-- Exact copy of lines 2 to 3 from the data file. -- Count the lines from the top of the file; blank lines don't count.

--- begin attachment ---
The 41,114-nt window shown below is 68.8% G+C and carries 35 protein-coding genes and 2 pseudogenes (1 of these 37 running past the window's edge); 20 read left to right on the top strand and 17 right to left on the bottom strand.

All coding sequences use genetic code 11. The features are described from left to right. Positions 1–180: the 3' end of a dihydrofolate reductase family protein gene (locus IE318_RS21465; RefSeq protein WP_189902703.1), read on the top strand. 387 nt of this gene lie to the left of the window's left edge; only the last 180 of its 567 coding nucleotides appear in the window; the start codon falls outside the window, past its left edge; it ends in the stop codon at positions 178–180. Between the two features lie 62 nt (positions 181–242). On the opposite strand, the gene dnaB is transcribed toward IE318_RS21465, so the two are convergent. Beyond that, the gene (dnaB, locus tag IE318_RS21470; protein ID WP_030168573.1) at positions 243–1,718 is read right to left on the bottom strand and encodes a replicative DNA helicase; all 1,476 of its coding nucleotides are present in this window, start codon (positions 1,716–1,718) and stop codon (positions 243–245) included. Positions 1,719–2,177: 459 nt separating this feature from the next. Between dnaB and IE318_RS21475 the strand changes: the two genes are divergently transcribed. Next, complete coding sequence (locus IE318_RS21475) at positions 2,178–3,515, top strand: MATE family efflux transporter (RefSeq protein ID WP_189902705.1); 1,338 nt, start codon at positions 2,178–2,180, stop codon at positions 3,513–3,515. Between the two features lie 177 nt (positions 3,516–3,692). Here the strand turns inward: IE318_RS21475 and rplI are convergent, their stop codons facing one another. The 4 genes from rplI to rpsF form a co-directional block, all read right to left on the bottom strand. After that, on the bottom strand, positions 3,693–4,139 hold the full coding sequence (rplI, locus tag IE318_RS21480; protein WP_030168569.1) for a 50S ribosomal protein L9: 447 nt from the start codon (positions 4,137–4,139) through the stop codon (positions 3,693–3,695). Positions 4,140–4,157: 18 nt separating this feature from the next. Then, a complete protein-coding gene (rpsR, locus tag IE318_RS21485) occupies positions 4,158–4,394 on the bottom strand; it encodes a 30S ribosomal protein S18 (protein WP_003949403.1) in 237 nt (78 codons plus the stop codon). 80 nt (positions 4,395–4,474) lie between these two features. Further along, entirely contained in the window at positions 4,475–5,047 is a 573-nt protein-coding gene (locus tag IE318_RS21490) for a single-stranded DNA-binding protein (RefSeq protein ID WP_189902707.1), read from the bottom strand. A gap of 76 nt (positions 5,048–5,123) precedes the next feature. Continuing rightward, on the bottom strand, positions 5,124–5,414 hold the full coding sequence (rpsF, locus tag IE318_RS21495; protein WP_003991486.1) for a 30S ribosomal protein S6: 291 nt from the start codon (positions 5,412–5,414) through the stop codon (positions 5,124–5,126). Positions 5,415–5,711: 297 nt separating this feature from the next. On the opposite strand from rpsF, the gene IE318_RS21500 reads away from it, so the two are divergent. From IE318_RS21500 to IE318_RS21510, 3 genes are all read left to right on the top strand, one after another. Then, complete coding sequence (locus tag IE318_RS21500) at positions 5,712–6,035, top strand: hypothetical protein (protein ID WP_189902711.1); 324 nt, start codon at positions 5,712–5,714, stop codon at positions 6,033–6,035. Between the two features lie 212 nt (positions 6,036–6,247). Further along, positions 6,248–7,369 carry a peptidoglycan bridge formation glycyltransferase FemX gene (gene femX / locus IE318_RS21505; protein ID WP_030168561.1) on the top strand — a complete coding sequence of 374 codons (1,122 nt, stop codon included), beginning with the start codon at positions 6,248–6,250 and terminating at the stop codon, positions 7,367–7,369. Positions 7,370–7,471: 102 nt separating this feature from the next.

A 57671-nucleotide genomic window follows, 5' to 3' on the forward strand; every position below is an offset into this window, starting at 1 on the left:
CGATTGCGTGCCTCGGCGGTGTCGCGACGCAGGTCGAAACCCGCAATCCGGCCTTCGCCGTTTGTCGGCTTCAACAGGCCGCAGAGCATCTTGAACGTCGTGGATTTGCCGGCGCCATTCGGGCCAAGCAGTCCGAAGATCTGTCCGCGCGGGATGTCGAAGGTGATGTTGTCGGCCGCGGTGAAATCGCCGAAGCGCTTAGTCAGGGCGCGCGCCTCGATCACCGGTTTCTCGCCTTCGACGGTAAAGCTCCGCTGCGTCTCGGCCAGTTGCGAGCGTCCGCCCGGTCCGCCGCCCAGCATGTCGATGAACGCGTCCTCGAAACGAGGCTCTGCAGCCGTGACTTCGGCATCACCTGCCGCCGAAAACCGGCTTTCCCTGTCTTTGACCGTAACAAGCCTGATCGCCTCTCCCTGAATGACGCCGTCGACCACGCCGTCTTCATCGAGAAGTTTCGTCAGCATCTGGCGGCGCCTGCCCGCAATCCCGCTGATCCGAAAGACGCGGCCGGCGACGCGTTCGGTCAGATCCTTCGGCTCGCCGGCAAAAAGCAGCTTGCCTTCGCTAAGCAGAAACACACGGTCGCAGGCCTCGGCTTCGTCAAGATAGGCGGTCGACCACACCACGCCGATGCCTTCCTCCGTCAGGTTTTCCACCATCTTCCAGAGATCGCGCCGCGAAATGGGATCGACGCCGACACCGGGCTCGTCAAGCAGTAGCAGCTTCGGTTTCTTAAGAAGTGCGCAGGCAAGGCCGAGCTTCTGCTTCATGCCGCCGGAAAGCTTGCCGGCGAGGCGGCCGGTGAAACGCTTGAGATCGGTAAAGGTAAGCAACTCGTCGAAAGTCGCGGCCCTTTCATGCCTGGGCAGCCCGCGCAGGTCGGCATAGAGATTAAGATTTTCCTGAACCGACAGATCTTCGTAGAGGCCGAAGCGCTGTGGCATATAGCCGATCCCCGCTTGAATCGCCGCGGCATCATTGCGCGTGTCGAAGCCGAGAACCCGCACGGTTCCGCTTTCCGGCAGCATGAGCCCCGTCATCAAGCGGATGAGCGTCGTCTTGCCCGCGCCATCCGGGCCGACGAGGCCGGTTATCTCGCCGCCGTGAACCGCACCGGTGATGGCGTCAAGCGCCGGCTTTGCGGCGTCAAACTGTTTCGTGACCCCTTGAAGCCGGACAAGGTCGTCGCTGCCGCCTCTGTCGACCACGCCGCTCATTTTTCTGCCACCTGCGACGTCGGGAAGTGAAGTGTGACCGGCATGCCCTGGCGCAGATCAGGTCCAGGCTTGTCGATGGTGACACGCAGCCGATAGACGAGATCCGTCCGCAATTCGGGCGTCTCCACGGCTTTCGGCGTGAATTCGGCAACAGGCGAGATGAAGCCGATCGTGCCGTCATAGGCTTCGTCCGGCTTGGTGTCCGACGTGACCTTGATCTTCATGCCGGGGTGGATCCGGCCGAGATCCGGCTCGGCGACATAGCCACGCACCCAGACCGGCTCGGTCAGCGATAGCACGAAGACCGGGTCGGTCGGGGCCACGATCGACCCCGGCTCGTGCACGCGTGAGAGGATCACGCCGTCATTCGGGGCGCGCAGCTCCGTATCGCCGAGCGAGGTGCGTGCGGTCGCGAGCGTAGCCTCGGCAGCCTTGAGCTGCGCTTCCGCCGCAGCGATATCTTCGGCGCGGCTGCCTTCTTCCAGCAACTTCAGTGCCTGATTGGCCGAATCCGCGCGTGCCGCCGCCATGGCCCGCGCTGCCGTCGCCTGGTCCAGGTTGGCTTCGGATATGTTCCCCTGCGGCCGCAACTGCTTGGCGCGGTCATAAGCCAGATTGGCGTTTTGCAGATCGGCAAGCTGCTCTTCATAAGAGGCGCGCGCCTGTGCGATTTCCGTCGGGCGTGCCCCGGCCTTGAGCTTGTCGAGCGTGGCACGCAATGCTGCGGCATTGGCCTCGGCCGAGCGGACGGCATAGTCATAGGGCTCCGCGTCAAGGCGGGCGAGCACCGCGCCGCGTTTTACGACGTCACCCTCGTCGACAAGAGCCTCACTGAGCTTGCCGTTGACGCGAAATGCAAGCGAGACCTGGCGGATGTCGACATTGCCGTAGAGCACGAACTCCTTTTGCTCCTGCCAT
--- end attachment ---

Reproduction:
All coding sequences use genetic code 11. The features are described from left to right. Positions 1–180: the 3' end of a dihydrofolate reductase family protein gene (locus IE318_RS21465; RefSeq protein WP_189902703.1), read on the top strand. 387 nt of this gene lie to the left of the window's left edge; only the last 180 of its 567 coding nucleotides appear in the window; the start codon falls outside the window, past its left edge; it ends in the stop codon at positions 178–180. Between the two features lie 62 nt (positions 181–242). On the opposite strand, the gene dnaB is transcribed toward IE318_RS21465, so the two are convergent. Beyond that, the gene (dnaB, locus tag IE318_RS21470; protein ID WP_030168573.1) at positions 243–1,718 is read right to left on the bottom strand and encodes a replicative DNA helicase; all 1,476 of its coding nucleotides are present in this window, start codon (positions 1,716–1,718) and stop codon (positions 243–245) included. Positions 1,719–2,177: 459 nt separating this feature from the next. Between dnaB and IE318_RS21475 the strand changes: the two genes are divergently transcribed. Next, complete coding sequence (locus IE318_RS21475) at positions 2,178–3,515, top strand: MATE family efflux transporter (RefSeq protein ID WP_189902705.1); 1,338 nt, start codon at positions 2,178–2,180, stop codon at positions 3,513–3,515. Between the two features lie 177 nt (positions 3,516–3,692). Here the strand turns inward: IE318_RS21475 and rplI are convergent, their stop codons facing one another. The 4 genes from rplI to rpsF form a co-directional block, all read right to left on the bottom strand. After that, on the bottom strand, positions 3,693–4,139 hold the full coding sequence (rplI, locus tag IE318_RS21480; protein WP_030168569.1) for a 50S ribosomal protein L9: 447 nt from the start codon (positions 4,137–4,139) through the stop codon (positions 3,693–3,695). Positions 4,140–4,157: 18 nt separating this feature from the next. Then, a complete protein-coding gene (rpsR, locus tag IE318_RS21485) occupies positions 4,158–4,394 on the bottom strand; it encodes a 30S ribosomal protein S18 (protein WP_003949403.1) in 237 nt (78 codons plus the stop codon). 80 nt (positions 4,395–4,474) lie between these two features. Further along, entirely contained in the window at positions 4,475–5,047 is a 573-nt protein-coding gene (locus tag IE318_RS21490) for a single-stranded DNA-binding protein (RefSeq protein ID WP_189902707.1), read from the bottom strand. A gap of 76 nt (positions 5,048–5,123) precedes the next feature. Continuing rightward, on the bottom strand, positions 5,124–5,414 hold the full coding sequence (rpsF, locus tag IE318_RS21495; protein WP_003991486.1) for a 30S ribosomal protein S6: 291 nt from the start codon (positions 5,412–5,414) through the stop codon (positions 5,124–5,126). Positions 5,415–5,711: 297 nt separating this feature from the next. On the opposite strand from rpsF, the gene IE318_RS21500 reads away from it, so the two are divergent. From IE318_RS21500 to IE318_RS21510, 3 genes are all read left to right on the top strand, one after another. Then, complete coding sequence (locus tag IE318_RS21500) at positions 5,712–6,035, top strand: hypothetical protein (protein ID WP_189902711.1); 324 nt, start codon at positions 5,712–5,714, stop codon at positions 6,033–6,035. Between the two features lie 212 nt (positions 6,036–6,247). Further along, positions 6,248–7,369 carry a peptidoglycan bridge formation glycyltransferase FemX gene (gene femX / locus IE318_RS21505; protein ID WP_030168561.1) on the top strand — a complete coding sequence of 374 codons (1,122 nt, stop codon included), beginning with the start codon at positions 6,248–6,250 and terminating at the stop codon, positions 7,367–7,369. Positions 7,370–7,471: 102 nt separating this feature from the next.

A 57671-nucleotide genomic window follows, 5' to 3' on the forward strand; every position below is an offset into this window, starting at 1 on the left: